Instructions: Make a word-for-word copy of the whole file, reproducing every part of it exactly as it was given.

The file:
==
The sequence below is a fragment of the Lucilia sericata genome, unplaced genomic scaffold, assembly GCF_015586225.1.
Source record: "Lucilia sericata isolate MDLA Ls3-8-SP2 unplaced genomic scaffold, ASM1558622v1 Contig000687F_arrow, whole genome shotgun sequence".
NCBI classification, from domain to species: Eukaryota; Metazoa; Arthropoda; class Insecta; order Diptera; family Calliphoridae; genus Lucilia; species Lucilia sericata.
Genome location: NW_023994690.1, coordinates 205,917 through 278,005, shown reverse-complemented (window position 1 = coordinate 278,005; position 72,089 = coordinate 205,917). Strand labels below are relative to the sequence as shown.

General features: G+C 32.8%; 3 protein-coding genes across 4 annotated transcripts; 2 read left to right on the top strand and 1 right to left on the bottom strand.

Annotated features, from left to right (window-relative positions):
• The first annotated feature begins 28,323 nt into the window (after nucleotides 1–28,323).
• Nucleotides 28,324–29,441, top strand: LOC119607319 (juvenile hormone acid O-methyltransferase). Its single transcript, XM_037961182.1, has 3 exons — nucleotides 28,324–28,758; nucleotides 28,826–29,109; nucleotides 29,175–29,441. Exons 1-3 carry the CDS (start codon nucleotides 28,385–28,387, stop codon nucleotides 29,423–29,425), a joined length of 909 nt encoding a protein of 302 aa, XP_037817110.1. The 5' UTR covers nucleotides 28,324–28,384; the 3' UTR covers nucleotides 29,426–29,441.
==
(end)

The sequence below is a fragment of the Lucilia sericata genome, unplaced genomic scaffold, assembly GCF_015586225.1.
Source record: "Lucilia sericata isolate MDLA Ls3-8-SP2 unplaced genomic scaffold, ASM1558622v1 Contig000687F_arrow, whole genome shotgun sequence".
NCBI classification, from domain to species: Eukaryota; Metazoa; Arthropoda; class Insecta; order Diptera; family Calliphoridae; genus Lucilia; species Lucilia sericata.
Genome location: NW_023994690.1, coordinates 205,917 through 278,005, shown reverse-complemented (window position 1 = coordinate 278,005; position 72,089 = coordinate 205,917). Strand labels below are relative to the sequence as shown.

General features: G+C 32.8%; 3 protein-coding genes across 4 annotated transcripts; 2 read left to right on the top strand and 1 right to left on the bottom strand.

Annotated features, from left to right (window-relative positions):
• The first annotated feature begins 28,323 nt into the window (after nucleotides 1–28,323).
• Nucleotides 28,324–29,441, top strand: LOC119607319 (juvenile hormone acid O-methyltransferase). Its single transcript, XM_037961182.1, has 3 exons — nucleotides 28,324–28,758; nucleotides 28,826–29,109; nucleotides 29,175–29,441. Exons 1-3 carry the CDS (start codon nucleotides 28,385–28,387, stop codon nucleotides 29,423–29,425), a joined length of 909 nt encoding a protein of 302 aa, XP_037817110.1. The 5' UTR covers nucleotides 28,324–28,384; the 3' UTR covers nucleotides 29,426–29,441.